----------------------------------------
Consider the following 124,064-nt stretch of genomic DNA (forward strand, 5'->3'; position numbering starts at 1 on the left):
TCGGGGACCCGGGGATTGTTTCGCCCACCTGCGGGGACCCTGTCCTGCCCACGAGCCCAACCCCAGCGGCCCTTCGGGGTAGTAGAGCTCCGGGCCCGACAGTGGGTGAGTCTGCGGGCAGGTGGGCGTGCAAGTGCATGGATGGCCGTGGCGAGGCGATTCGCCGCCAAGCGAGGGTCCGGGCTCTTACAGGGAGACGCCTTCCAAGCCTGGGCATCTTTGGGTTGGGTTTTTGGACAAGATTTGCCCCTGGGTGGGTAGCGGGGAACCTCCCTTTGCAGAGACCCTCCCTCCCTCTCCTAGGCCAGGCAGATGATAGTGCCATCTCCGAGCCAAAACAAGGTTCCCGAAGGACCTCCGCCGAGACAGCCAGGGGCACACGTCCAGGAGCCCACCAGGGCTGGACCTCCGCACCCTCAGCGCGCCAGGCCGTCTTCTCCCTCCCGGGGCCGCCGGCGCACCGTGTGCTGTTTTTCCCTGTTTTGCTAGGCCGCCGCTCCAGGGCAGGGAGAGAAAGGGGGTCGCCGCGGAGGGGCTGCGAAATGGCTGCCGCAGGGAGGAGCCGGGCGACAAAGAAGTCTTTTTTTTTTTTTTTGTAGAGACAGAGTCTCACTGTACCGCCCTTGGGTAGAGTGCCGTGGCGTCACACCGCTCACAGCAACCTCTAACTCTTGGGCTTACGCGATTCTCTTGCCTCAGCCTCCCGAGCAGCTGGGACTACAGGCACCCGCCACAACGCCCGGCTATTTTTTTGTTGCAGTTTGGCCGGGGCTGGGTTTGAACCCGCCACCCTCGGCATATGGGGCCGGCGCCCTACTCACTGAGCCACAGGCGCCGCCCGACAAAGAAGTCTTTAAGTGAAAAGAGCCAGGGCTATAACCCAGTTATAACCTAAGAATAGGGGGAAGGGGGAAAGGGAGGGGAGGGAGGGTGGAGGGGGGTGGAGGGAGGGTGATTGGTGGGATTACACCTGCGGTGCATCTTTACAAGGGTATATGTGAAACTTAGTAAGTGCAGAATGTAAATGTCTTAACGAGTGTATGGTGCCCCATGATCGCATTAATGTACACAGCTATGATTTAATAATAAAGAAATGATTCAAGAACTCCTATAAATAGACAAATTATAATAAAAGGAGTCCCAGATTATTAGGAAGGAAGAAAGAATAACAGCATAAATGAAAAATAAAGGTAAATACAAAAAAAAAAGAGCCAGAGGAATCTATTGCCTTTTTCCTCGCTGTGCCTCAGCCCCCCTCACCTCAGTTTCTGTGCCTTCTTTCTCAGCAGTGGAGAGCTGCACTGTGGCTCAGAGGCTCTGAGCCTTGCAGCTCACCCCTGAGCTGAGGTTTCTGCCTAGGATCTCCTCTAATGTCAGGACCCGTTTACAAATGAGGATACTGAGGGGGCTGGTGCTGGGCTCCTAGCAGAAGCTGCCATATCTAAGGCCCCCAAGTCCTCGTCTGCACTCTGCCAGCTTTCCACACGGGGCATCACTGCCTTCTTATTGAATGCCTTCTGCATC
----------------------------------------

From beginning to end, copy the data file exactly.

Consider the following 124,064-nt stretch of genomic DNA (forward strand, 5'->3'; position numbering starts at 1 on the left):
TCGGGGACCCGGGGATTGTTTCGCCCACCTGCGGGGACCCTGTCCTGCCCACGAGCCCAACCCCAGCGGCCCTTCGGGGTAGTAGAGCTCCGGGCCCGACAGTGGGTGAGTCTGCGGGCAGGTGGGCGTGCAAGTGCATGGATGGCCGTGGCGAGGCGATTCGCCGCCAAGCGAGGGTCCGGGCTCTTACAGGGAGACGCCTTCCAAGCCTGGGCATCTTTGGGTTGGGTTTTTGGACAAGATTTGCCCCTGGGTGGGTAGCGGGGAACCTCCCTTTGCAGAGACCCTCCCTCCCTCTCCTAGGCCAGGCAGATGATAGTGCCATCTCCGAGCCAAAACAAGGTTCCCGAAGGACCTCCGCCGAGACAGCCAGGGGCACACGTCCAGGAGCCCACCAGGGCTGGACCTCCGCACCCTCAGCGCGCCAGGCCGTCTTCTCCCTCCCGGGGCCGCCGGCGCACCGTGTGCTGTTTTTCCCTGTTTTGCTAGGCCGCCGCTCCAGGGCAGGGAGAGAAAGGGGGTCGCCGCGGAGGGGCTGCGAAATGGCTGCCGCAGGGAGGAGCCGGGCGACAAAGAAGTCTTTTTTTTTTTTTTTGTAGAGACAGAGTCTCACTGTACCGCCCTTGGGTAGAGTGCCGTGGCGTCACACCGCTCACAGCAACCTCTAACTCTTGGGCTTACGCGATTCTCTTGCCTCAGCCTCCCGAGCAGCTGGGACTACAGGCACCCGCCACAACGCCCGGCTATTTTTTTGTTGCAGTTTGGCCGGGGCTGGGTTTGAACCCGCCACCCTCGGCATATGGGGCCGGCGCCCTACTCACTGAGCCACAGGCGCCGCCCGACAAAGAAGTCTTTAAGTGAAAAGAGCCAGGGCTATAACCCAGTTATAACCTAAGAATAGGGGGAAGGGGGAAAGGGAGGGGAGGGAGGGTGGAGGGGGGTGGAGGGAGGGTGATTGGTGGGATTACACCTGCGGTGCATCTTTACAAGGGTATATGTGAAACTTAGTAAGTGCAGAATGTAAATGTCTTAACGAGTGTATGGTGCCCCATGATCGCATTAATGTACACAGCTATGATTTAATAATAAAGAAATGATTCAAGAACTCCTATAAATAGACAAATTATAATAAAAGGAGTCCCAGATTATTAGGAAGGAAGAAAGAATAACAGCATAAATGAAAAATAAAGGTAAATACAAAAAAAAAAGAGCCAGAGGAATCTATTGCCTTTTTCCTCGCTGTGCCTCAGCCCCCCTCACCTCAGTTTCTGTGCCTTCTTTCTCAGCAGTGGAGAGCTGCACTGTGGCTCAGAGGCTCTGAGCCTTGCAGCTCACCCCTGAGCTGAGGTTTCTGCCTAGGATCTCCTCTAATGTCAGGACCCGTTTACAAATGAGGATACTGAGGGGGCTGGTGCTGGGCTCCTAGCAGAAGCTGCCATATCTAAGGCCCCCAAGTCCTCGTCTGCACTCTGCCAGCTTTCCACACGGGGCATCACTGCCTTCTTATTGAATGCCTTCTGCATC